Wednesday, December 17, 2008


The Kenyan economy which just last year was riding historic highs and on its way to recording an unprecedented 7 per cent growth has like its big western counterparts hit the brakes hard. Growth this year is projected at 4.5 per cent and that is optimistic.

The largest contributor to GDP, Agriculture with 25 per cent, is in turmoil. Farmers do not want to deliver maize to millers holding out for better prices while government is working hard to stave off popular unrest over current high prices of maize flour. It is a tough balancing act with government having to step in and subsidize consumers from its already thin budget.

Coffee and Tea are in crisis with poor global prices and unrest in some of the sectors further hindering progress. Horticulture may be the only bright spot but this is also dealing with high fertilizer prices and has been hard hit by the high electricity prices which have plagued the country since June. Flowers typically have to have halogen lamps beamed on them 24 hours in greenhouses.

Although transport and communication has been growing, the manufacturing sector has not been doing so well in light of high fuel and power prices coupled with diminished demand as consumer purchasing power diminishes rapidly.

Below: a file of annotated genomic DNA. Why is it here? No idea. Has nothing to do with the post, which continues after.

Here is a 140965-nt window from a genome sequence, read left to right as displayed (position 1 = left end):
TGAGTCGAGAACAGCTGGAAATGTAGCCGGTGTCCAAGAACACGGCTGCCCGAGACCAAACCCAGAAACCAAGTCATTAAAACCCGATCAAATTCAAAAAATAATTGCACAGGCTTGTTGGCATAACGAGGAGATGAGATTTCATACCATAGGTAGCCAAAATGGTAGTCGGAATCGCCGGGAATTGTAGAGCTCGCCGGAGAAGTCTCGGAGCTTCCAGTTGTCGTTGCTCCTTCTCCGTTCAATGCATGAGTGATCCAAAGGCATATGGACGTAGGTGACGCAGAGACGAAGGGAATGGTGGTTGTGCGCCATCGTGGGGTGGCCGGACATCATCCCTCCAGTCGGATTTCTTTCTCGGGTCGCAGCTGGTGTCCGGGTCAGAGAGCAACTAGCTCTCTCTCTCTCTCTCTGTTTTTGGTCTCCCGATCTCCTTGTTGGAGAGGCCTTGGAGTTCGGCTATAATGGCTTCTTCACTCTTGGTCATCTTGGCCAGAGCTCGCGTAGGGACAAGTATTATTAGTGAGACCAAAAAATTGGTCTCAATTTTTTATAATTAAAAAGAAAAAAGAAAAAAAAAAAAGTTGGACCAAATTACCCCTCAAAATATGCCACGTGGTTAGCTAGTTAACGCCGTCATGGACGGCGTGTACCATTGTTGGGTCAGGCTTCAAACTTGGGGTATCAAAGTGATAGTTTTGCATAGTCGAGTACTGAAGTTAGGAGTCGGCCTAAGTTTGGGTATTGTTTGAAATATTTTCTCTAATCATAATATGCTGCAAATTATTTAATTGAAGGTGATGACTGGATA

Tourism which accounts for just 1.44 per cent of GDP but is nonetheless an important source of foreign exchange and remittances from Kenyans abroad has not been faring well.

The government's fiscal budget for the year 2008/2009 is in shambles. Many of the areas it anchored its revenue projections on are proving unreliable beginning with the Kenya Revenue Authority. The taxman has already missed his first quarter revenues target and the climate is looking increasingly tighter. No less than the President himself has on time called on Kenyans to pay their taxes.

Much of the country's development budget is hinged on borrowed funds but these are not coming through. A Sh39billion international sovereign bond has had to be shelved while plans to raise Sh18.5billion via infrastructure bonds has also not materialized.

So what way forward?

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